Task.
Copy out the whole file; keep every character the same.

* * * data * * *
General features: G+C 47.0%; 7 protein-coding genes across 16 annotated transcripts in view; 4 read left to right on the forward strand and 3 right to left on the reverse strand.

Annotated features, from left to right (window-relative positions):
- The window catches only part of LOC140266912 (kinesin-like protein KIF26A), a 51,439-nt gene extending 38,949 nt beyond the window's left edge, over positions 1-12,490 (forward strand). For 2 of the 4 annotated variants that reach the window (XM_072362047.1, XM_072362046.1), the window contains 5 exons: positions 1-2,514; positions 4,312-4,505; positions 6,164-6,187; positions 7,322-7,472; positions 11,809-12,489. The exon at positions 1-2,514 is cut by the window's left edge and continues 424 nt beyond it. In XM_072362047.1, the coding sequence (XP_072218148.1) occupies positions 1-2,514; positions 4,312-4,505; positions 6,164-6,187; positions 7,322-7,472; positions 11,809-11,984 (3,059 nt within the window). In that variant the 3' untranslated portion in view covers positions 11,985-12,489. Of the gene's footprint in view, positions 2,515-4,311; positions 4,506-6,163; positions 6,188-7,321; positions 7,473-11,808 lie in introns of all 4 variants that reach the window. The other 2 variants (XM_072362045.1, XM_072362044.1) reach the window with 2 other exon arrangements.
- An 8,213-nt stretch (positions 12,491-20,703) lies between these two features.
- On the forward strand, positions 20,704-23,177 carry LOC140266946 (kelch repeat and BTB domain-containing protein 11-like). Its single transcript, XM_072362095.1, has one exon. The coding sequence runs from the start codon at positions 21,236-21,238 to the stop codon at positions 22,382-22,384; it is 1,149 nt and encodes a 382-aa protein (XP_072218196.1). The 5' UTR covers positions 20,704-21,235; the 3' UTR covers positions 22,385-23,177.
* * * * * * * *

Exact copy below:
General features: G+C 47.0%; 7 protein-coding genes across 16 annotated transcripts in view; 4 read left to right on the forward strand and 3 right to left on the reverse strand.

Annotated features, from left to right (window-relative positions):
- The window catches only part of LOC140266912 (kinesin-like protein KIF26A), a 51,439-nt gene extending 38,949 nt beyond the window's left edge, over positions 1-12,490 (forward strand). For 2 of the 4 annotated variants that reach the window (XM_072362047.1, XM_072362046.1), the window contains 5 exons: positions 1-2,514; positions 4,312-4,505; positions 6,164-6,187; positions 7,322-7,472; positions 11,809-12,489. The exon at positions 1-2,514 is cut by the window's left edge and continues 424 nt beyond it. In XM_072362047.1, the coding sequence (XP_072218148.1) occupies positions 1-2,514; positions 4,312-4,505; positions 6,164-6,187; positions 7,322-7,472; positions 11,809-11,984 (3,059 nt within the window). In that variant the 3' untranslated portion in view covers positions 11,985-12,489. Of the gene's footprint in view, positions 2,515-4,311; positions 4,506-6,163; positions 6,188-7,321; positions 7,473-11,808 lie in introns of all 4 variants that reach the window. The other 2 variants (XM_072362045.1, XM_072362044.1) reach the window with 2 other exon arrangements.
- An 8,213-nt stretch (positions 12,491-20,703) lies between these two features.
- On the forward strand, positions 20,704-23,177 carry LOC140266946 (kelch repeat and BTB domain-containing protein 11-like). Its single transcript, XM_072362095.1, has one exon. The coding sequence runs from the start codon at positions 21,236-21,238 to the stop codon at positions 22,382-22,384; it is 1,149 nt and encodes a 382-aa protein (XP_072218196.1). The 5' UTR covers positions 20,704-21,235; the 3' UTR covers positions 22,385-23,177.